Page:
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Commonly used terms

This glossary provides definitions to commonly used terms within our space.

Term Meaning
antivirus A class of programs designed to detect, block, and clear away malware from devices, networks, and IT systems.
API (Application Programming Interface) a software go-between that allows applications to communicate.
automation A system that operates without needing intervention from a human to do so.
AWS (Amazon Web Services) An ever-evolving cloud computing platform designed to allow application providers, ISVs, and vendors to host applications.
CI/CD (Continuous Integration and Continuous Delivery/Continuous Deployment) A software development practice where cumulative code changes are made regularly and accurately.
CLI (Command Line Interface) A tool for managing Fleet from the command line.
Client Platform Engineer (CPE) See: CPE.
cloud Data storage, networking, servers, databases, software, intelligence, and analytics through the internet instead of a device's hard drive.
command line A horizontal row on an interface for text to allow you to type in a variety of commands. Also, see "CLI."
compliance The act of being in line with the established risk-based expectations to preserve the strength and confidentiality of data stored, used, and transmitted.
CPE (Client Platform Engineer) A person who constructs, evaluates, and deploys solutions to administrate a fleet of "clients" or end-users and does so in a scaleable manner.
CVE (Common Vulnerabilities and Exposures) A system that provides a technique for sharing information publicly.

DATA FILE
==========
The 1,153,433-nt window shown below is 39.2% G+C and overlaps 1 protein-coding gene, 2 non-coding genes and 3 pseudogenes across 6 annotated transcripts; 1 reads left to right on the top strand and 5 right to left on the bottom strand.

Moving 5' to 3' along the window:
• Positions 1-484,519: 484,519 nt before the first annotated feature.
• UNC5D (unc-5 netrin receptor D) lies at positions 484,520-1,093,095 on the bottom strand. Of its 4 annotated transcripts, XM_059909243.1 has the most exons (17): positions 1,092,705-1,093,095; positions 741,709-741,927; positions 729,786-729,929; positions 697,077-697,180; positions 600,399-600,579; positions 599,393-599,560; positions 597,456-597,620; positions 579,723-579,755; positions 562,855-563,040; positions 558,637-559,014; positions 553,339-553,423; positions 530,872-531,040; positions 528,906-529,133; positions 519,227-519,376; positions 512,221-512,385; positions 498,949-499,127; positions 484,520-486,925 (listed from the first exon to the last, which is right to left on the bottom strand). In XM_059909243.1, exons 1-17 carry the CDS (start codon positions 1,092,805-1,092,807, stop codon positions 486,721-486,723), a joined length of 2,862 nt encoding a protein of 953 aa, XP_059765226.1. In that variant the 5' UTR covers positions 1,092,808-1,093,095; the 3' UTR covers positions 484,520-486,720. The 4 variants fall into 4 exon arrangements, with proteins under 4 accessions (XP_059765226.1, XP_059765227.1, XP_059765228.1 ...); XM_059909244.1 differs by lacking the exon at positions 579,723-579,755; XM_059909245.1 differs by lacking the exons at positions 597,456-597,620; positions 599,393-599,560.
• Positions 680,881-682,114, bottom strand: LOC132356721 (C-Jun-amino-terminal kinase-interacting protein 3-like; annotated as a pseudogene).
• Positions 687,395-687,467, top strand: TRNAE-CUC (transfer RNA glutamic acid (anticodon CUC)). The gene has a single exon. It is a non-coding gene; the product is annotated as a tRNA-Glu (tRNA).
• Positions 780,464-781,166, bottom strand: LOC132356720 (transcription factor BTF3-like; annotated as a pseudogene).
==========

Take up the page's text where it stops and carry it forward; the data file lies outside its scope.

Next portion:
data leaks When crucial and confidential data is unwittingly exposed physically, on the Internet, or any other way. This includes misplaced hard drives or devices.
device management The process of overseeing the execution, process, and upkeep of a device, be it physical or virtual.
DevOps Practices that incorporate both software development (Dev) and IT operations (Ops).
Docker An open source platform that allows one to manage containerized applications.
DRI The person who is singularly responsible for a given aspect of the open source project, the product, or the company.
EDR (Endpoint Detection and Response) Security software that continually audits end-user devices to identify and respond to threats such as malware and ransomware. Also, see EDTR.
EDTR (Endpoint Detection and Threat Response) Security software that continually audits end-user devices to identify and respond to threats such as malware and ransomware. Also, see EDR.
encryption The act of converting data into a cipher that requires a key to be deciphered.
end-users Someone using a distributed device or service. This could be a computer or a mobile device.
FileVault The macOS feature to encrypt entire drives.
Firewall A device or software that is used to block unwanted network traffic.
fleetctl A CLI tool for managing Fleet from the command line. It can be used to accomplish many tasks you would typically need to do through the UI (User Interface). Also, fleetctl enables a GitOps workflow with Fleet and osquery.
GitHub Cloud-based service for software development and version control using Git.
historical compliance The ability to view past behavior around established risk-based controls to safeguard the integrity, confidentiality, and access of data storage, processing, or transfers.